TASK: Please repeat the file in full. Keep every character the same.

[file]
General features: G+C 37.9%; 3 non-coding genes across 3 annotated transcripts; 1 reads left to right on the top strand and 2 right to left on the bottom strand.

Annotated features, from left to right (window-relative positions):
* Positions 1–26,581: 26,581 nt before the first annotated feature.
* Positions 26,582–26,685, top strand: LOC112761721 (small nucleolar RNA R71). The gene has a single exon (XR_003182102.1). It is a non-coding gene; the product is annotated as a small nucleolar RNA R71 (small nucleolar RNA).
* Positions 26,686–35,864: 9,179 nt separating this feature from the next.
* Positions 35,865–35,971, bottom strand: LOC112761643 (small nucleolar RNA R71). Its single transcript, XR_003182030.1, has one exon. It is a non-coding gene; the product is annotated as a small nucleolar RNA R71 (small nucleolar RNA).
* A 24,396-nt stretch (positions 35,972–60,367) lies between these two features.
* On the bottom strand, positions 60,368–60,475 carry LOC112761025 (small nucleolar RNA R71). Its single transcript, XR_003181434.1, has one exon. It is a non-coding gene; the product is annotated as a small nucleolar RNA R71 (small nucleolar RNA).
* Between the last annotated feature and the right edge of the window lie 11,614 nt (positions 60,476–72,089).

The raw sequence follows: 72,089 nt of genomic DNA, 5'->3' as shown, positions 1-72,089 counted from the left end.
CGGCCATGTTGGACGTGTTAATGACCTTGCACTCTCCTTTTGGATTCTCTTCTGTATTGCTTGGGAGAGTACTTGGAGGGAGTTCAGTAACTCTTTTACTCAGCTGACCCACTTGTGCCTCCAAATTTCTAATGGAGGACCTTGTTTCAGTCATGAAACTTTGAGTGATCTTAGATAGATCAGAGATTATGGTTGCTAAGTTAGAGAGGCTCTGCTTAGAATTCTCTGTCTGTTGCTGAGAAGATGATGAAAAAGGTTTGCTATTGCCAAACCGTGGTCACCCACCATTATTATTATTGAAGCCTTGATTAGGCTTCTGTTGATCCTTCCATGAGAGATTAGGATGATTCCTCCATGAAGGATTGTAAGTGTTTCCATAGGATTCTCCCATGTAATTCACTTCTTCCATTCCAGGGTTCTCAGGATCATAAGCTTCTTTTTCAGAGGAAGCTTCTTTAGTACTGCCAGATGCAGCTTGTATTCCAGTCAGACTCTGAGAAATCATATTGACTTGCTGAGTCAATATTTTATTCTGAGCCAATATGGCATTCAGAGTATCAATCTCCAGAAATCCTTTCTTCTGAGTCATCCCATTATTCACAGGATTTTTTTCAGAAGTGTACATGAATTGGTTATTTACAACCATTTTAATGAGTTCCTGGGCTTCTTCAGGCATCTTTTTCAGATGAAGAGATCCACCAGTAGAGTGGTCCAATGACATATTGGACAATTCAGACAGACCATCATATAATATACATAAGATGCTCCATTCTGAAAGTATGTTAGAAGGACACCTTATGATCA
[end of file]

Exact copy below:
General features: G+C 37.9%; 3 non-coding genes across 3 annotated transcripts; 1 reads left to right on the top strand and 2 right to left on the bottom strand.

Annotated features, from left to right (window-relative positions):
* Positions 1–26,581: 26,581 nt before the first annotated feature.
* Positions 26,582–26,685, top strand: LOC112761721 (small nucleolar RNA R71). The gene has a single exon (XR_003182102.1). It is a non-coding gene; the product is annotated as a small nucleolar RNA R71 (small nucleolar RNA).
* Positions 26,686–35,864: 9,179 nt separating this feature from the next.
* Positions 35,865–35,971, bottom strand: LOC112761643 (small nucleolar RNA R71). Its single transcript, XR_003182030.1, has one exon. It is a non-coding gene; the product is annotated as a small nucleolar RNA R71 (small nucleolar RNA).
* A 24,396-nt stretch (positions 35,972–60,367) lies between these two features.
* On the bottom strand, positions 60,368–60,475 carry LOC112761025 (small nucleolar RNA R71). Its single transcript, XR_003181434.1, has one exon. It is a non-coding gene; the product is annotated as a small nucleolar RNA R71 (small nucleolar RNA).
* Between the last annotated feature and the right edge of the window lie 11,614 nt (positions 60,476–72,089).

The raw sequence follows: 72,089 nt of genomic DNA, 5'->3' as shown, positions 1-72,089 counted from the left end.
CGGCCATGTTGGACGTGTTAATGACCTTGCACTCTCCTTTTGGATTCTCTTCTGTATTGCTTGGGAGAGTACTTGGAGGGAGTTCAGTAACTCTTTTACTCAGCTGACCCACTTGTGCCTCCAAATTTCTAATGGAGGACCTTGTTTCAGTCATGAAACTTTGAGTGATCTTAGATAGATCAGAGATTATGGTTGCTAAGTTAGAGAGGCTCTGCTTAGAATTCTCTGTCTGTTGCTGAGAAGATGATGAAAAAGGTTTGCTATTGCCAAACCGTGGTCACCCACCATTATTATTATTGAAGCCTTGATTAGGCTTCTGTTGATCCTTCCATGAGAGATTAGGATGATTCCTCCATGAAGGATTGTAAGTGTTTCCATAGGATTCTCCCATGTAATTCACTTCTTCCATTCCAGGGTTCTCAGGATCATAAGCTTCTTTTTCAGAGGAAGCTTCTTTAGTACTGCCAGATGCAGCTTGTATTCCAGTCAGACTCTGAGAAATCATATTGACTTGCTGAGTCAATATTTTATTCTGAGCCAATATGGCATTCAGAGTATCAATCTCCAGAAATCCTTTCTTCTGAGTCATCCCATTATTCACAGGATTTTTTTCAGAAGTGTACATGAATTGGTTATTTACAACCATTTTAATGAGTTCCTGGGCTTCTTCAGGCATCTTTTTCAGATGAAGAGATCCACCAGTAGAGTGGTCCAATGACATATTGGACAATTCAGACAGACCATCATATAATATACATAAGATGCTCCATTCTGAAAGTATGTTAGAAGGACACCTTATGATCA